Kraft Heinz's new chocolate sandwich cookies might seem familiar

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Kraft Heinz' new cookie brand Jif Jaf just launched in China
Kraft Heinz' new cookie brand Jif Jaf just launched in China Credit: Kraft Heinz

Kraft Heinz makes Kraft macaroni and cheese, Jell-O desserts, Maxwell House coffee, Heinz ketchup, Oscar Mayer cold cuts and Kool-Aid flavored drink mixes. But it's been lacking in cookies, until now.

The company, formed in 2015 out of the merger of two food giants, just launched its first cookie brand, and it was created for China. The brand name is Kraft Jif Jaf, the mascots are quirky personified cookies with big eyes, and the products include wafers and chocolate sandwich cookies with fillings in unusual flavors like matcha tea, chili and cheese. (Cheese-and-chocolate sounds weirder than it is: Ad Age did a taste test, and the filling is overpowered by the chocolate biscuit. There's a faint cheesy tang when you sniff it, though.)

Oreo redux?
Jif Jaf obviously invites comparisons to another brand making chocolate sandwich cookies – Oreo. There's a backstory there. Kraft Foods owned Oreo before splitting into two separate companies in 2012. Oreo and other cookie brands went into the newly created snacking giant Mondelez International, while Kraft kept brands including Velveeta and Oscar Mayer. Kraft and Heinz merged three years later, creating a new food giant, although one devoid of cookies.

So was Kraft Heinz thinking about Oreo (and maybe feeling its absence) as it created this new product?

"We are not here to compete with a single brand in particular -- there are many sandwich cookies in the market today," says Roshni Chatterjee, head of white space innovations for Asia-Pacific at Kraft Heinz. "It's not only about sandwich biscuits, it's about snacking, which is the competition."

That said, the company knew there was untapped potential for Kraft in the cookie category in China. The Kraft name has high awareness in China, and research showed that many Chinese consumers still spontaneously associate Kraft with cookies, years after its cookie business departed with Mondelez. "It definitely was a category of choice for us to participate in," Chatterjee says.

The value of the Chinese market for biscuits and cookies grew at a compound annual growth rate of 8.4 percent between 2011 and 2016, hitting $10.2 billion that year, according to Mintel data. Mondelez is the biggest player in the segment in China, with a 10.6 percent share by value in the first six months of 2016, the most recent data available, though it has lost some ground to local players.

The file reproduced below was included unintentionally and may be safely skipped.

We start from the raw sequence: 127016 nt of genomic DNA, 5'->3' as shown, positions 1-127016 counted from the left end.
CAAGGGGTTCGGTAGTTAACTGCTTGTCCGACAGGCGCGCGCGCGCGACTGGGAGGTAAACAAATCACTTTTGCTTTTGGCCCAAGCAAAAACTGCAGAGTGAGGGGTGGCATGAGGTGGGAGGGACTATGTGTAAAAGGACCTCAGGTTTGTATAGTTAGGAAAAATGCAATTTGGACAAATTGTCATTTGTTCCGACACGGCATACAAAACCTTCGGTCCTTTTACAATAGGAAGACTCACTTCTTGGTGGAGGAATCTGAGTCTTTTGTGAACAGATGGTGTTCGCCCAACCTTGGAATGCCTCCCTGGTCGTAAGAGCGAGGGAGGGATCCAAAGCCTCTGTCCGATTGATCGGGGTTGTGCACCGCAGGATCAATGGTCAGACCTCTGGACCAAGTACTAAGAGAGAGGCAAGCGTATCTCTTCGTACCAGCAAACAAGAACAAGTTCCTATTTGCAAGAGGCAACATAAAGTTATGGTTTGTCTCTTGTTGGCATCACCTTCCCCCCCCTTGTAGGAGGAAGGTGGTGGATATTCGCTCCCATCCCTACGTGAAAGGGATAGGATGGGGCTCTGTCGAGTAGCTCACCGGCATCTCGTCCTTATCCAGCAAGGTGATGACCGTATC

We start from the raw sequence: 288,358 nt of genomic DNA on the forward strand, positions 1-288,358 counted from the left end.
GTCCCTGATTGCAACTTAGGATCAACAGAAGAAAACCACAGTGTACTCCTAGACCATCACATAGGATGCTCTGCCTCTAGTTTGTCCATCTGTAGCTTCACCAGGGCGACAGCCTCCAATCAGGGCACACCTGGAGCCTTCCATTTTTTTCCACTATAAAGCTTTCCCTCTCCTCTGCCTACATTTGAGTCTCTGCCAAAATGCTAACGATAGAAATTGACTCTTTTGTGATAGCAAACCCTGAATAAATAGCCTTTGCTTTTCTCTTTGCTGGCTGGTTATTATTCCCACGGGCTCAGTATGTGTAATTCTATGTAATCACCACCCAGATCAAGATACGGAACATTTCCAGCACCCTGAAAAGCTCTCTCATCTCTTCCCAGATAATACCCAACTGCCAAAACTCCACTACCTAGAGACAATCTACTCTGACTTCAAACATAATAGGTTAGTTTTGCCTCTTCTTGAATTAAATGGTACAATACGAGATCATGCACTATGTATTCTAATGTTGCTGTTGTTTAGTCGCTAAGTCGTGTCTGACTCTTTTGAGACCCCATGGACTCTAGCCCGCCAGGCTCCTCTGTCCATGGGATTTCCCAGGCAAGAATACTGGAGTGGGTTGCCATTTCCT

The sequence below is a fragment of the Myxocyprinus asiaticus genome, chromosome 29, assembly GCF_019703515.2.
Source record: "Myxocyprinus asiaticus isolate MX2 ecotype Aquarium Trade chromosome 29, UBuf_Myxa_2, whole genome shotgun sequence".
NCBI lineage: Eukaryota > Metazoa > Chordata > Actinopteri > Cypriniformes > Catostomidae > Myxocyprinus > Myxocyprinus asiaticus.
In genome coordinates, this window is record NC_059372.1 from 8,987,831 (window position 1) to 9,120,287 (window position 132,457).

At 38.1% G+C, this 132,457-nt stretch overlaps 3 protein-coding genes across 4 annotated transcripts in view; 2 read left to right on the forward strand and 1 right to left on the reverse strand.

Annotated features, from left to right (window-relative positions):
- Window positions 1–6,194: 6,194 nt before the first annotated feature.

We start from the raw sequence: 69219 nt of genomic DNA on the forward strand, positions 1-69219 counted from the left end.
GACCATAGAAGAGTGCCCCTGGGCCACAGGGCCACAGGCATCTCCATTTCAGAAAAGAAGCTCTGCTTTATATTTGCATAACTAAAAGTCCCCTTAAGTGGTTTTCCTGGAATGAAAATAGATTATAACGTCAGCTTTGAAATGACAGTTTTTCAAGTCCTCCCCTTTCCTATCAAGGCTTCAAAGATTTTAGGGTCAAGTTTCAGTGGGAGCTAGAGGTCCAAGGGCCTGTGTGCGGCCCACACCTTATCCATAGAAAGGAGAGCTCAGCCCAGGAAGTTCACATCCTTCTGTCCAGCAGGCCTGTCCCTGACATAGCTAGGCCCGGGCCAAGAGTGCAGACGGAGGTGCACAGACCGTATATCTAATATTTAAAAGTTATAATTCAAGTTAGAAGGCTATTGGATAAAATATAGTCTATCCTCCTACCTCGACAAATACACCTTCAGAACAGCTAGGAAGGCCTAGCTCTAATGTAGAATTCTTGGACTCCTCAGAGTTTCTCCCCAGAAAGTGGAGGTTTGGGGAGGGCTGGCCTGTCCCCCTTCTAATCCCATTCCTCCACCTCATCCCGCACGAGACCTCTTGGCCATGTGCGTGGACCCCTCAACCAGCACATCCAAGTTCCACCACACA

Kraft Heinz, meanwhile, had global sales growth of 0.3 percent to $6.88 billion in the most recent quarter, with sales falling 1.1 percent in the U.S. That may be a reason to look for untapped opportunities in China.

A brand that 'embraces its oddities'
Enter Jif Jaf, which launched in a strategic partnership with Alibaba Group's Tmall e-commerce platform. The brand is called Quzu in Mandarin (pronounced chew-zoo), which means "interesting clan." It's a reference to a Chinese expression about beauty being common, while interesting souls are rare.

Kraft Heinz's new Jif Jaf cookie brand
Kraft Heinz's new Jif Jaf cookie brand Credit: Kraft Heinz

The Singapore office of independent creative agency Jones Knowles Ritchie, or JKR, helped develop the brand over 12 months. The team felt that using personified cookie characters for the packages and marketing would help Jif Jaf stand out in a competitive category.

Most similar brands in China "have a very loud, brash logo on the pack, most have a little product shot in the bottom right-hand corner, and somewhere there's a photograph of delicious-looking ingredients," says JKR Strategy Director Katie Ewer. "It's almost like coloring by numbers, it's very formulaic."

Like the different colors of M&Ms. each Jif Jaf character has its own personality. The matcha character is chilled-out, chili is an "adrenaline junkie," and the cheese character is a ladies' man. ("He's someone as irresistible as cheese is," Ewer says.)

JKR's campaign includes videos, influencer endorsements, out-of-home and social engagement under the launch headline "discover deliciously different." Why the unusual fillings and the brand message? The team says young adults in China (and elsewhere) are torn between a desire to fit in and to stand out. Ewer says, "We wanted to create a brand that encouraged people to authentically accept who they are and embrace their oddities."

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